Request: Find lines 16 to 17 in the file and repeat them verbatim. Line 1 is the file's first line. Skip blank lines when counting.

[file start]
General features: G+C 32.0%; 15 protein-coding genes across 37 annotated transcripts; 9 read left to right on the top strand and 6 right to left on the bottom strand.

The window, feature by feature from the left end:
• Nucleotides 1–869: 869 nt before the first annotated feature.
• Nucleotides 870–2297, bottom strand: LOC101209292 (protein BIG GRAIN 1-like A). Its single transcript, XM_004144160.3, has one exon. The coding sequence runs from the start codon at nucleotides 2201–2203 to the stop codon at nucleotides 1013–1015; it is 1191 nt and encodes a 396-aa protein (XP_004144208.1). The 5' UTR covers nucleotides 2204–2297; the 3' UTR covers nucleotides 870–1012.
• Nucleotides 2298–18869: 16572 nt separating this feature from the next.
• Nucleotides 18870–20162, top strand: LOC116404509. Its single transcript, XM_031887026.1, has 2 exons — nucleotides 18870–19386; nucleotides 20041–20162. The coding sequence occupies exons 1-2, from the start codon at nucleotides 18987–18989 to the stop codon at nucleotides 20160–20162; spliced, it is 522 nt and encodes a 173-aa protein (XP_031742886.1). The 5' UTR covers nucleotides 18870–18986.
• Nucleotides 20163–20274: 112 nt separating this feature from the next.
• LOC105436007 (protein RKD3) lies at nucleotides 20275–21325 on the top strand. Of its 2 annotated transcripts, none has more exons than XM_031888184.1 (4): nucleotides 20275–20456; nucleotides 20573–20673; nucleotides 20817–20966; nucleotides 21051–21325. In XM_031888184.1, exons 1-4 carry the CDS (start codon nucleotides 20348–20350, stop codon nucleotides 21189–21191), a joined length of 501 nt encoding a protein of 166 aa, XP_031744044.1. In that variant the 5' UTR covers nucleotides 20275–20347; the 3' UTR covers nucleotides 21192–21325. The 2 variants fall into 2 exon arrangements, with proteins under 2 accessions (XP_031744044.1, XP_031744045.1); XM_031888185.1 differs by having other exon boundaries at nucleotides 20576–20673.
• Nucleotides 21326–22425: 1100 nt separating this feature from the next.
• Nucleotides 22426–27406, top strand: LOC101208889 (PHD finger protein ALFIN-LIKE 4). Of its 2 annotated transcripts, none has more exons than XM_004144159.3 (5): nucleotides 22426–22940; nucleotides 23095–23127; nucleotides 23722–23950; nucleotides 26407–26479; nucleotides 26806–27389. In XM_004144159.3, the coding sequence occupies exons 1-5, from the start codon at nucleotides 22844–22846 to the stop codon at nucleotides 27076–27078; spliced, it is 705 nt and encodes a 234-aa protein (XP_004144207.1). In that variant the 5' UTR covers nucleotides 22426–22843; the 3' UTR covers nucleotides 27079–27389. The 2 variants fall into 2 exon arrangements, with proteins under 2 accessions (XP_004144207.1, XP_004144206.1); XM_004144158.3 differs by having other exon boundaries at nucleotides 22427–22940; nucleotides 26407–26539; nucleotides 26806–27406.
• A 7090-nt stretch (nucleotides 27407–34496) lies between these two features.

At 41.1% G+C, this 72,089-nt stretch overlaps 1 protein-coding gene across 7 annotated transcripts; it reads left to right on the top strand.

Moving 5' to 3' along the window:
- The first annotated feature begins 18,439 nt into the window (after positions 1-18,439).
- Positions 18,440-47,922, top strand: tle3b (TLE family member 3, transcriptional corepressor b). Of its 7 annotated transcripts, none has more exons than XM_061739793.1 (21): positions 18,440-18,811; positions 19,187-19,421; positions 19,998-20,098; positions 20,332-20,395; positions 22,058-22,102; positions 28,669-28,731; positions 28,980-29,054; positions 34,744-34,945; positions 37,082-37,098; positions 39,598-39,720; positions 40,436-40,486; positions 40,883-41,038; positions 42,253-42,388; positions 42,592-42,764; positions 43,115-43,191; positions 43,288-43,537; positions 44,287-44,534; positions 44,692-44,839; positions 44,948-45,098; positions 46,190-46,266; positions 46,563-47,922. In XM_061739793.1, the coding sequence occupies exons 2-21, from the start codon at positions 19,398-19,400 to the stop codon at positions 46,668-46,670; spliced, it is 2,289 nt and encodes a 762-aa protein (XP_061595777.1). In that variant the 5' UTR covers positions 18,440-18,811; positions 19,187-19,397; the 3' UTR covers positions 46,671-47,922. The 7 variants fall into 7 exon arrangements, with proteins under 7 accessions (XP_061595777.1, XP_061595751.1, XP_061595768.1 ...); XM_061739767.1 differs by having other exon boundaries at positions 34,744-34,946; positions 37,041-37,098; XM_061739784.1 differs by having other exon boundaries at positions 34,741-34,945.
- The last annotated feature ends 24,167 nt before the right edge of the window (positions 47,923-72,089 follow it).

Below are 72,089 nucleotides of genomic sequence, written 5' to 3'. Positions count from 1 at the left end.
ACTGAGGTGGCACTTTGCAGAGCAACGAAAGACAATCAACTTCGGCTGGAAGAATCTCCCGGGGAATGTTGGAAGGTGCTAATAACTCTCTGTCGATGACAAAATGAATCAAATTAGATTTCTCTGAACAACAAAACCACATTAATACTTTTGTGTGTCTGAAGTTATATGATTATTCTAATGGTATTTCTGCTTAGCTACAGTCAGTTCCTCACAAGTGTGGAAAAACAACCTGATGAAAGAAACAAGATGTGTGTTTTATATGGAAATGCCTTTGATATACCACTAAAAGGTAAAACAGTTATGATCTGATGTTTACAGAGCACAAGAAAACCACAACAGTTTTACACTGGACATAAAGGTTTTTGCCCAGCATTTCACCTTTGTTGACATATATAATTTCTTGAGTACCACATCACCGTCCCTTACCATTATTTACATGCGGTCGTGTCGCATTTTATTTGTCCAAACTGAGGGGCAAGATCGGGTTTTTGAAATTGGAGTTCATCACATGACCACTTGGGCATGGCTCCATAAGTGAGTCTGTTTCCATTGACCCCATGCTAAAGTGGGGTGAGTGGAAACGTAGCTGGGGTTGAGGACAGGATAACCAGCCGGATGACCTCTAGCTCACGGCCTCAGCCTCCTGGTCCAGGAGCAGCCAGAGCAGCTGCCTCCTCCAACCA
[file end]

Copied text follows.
- The last annotated feature ends 24,167 nt before the right edge of the window (positions 47,923-72,089 follow it).

Below are 72,089 nucleotides of genomic sequence, written 5' to 3'. Positions count from 1 at the left end.